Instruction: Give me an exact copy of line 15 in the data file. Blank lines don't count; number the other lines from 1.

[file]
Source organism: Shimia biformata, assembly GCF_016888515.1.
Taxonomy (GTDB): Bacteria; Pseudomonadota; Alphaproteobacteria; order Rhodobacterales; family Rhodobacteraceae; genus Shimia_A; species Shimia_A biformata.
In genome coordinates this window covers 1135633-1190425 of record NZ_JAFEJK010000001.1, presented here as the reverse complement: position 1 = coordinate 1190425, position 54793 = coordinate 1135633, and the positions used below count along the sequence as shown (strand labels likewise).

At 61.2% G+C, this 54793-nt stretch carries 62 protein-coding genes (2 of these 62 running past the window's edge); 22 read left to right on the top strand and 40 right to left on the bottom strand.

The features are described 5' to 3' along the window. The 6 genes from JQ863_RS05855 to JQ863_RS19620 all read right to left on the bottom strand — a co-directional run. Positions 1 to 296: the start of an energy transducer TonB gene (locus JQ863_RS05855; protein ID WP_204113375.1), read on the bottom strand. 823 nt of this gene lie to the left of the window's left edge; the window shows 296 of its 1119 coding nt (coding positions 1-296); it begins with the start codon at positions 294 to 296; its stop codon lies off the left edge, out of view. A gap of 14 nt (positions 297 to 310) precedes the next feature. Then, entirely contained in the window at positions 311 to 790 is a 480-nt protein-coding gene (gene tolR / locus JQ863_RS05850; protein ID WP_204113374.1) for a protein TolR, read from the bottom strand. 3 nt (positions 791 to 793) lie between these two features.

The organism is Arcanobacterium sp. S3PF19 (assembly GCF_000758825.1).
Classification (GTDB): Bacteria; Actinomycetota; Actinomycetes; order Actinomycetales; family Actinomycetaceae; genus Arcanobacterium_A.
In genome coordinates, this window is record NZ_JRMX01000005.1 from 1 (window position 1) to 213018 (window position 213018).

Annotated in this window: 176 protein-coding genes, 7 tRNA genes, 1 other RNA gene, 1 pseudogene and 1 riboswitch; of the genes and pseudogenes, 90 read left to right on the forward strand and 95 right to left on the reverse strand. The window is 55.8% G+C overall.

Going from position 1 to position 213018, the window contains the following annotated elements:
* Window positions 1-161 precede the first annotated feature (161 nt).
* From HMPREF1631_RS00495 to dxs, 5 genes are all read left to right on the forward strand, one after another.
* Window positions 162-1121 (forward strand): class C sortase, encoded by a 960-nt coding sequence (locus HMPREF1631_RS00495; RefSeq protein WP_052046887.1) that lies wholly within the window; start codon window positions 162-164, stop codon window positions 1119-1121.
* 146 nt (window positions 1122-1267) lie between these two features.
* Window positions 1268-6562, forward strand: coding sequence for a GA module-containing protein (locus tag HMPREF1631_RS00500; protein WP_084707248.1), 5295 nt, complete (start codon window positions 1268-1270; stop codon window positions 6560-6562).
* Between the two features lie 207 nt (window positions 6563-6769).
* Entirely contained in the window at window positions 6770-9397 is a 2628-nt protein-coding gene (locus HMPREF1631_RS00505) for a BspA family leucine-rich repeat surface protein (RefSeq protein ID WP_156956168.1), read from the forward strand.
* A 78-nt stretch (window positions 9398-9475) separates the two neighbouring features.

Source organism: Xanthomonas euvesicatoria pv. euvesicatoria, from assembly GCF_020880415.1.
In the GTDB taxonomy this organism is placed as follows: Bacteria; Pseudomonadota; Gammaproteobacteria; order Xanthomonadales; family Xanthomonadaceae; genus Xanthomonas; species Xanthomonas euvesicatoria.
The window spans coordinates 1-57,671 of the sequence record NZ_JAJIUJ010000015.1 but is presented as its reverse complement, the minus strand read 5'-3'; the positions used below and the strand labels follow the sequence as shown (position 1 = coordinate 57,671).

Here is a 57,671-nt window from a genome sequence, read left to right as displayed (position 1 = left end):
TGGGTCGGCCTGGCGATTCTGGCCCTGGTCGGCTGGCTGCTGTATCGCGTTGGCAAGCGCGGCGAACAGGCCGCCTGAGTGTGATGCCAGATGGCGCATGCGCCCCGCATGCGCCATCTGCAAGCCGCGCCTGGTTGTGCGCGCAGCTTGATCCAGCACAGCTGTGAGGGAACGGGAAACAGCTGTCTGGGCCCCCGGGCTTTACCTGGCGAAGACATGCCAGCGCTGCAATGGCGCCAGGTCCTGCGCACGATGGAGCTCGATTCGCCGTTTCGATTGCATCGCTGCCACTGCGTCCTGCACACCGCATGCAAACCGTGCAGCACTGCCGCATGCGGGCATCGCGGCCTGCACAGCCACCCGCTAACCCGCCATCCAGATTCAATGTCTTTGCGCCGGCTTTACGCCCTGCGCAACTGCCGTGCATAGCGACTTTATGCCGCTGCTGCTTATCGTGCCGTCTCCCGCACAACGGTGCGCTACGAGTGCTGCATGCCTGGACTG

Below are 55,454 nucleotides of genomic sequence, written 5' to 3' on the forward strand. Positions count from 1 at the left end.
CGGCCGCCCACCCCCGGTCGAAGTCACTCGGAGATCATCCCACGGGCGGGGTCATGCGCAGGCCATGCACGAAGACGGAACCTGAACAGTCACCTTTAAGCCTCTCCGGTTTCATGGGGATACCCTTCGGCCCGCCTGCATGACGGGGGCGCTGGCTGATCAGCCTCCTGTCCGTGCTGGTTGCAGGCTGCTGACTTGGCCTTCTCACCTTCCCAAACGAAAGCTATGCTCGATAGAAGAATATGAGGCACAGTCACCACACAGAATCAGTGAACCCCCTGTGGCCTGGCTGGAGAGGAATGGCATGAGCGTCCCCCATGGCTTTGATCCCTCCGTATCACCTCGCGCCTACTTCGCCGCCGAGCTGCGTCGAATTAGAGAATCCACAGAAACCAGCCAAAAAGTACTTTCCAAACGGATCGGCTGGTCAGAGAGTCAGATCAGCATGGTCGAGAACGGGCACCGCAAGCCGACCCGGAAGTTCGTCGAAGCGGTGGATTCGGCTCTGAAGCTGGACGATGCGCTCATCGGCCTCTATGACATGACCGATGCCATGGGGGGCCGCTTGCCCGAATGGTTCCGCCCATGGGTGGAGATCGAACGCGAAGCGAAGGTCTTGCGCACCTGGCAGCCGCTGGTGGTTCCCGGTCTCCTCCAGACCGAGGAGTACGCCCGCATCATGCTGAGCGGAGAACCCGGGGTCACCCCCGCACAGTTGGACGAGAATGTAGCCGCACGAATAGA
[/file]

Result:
* Window positions 1268-6562, forward strand: coding sequence for a GA module-containing protein (locus tag HMPREF1631_RS00500; protein WP_084707248.1), 5295 nt, complete (start codon window positions 1268-1270; stop codon window positions 6560-6562).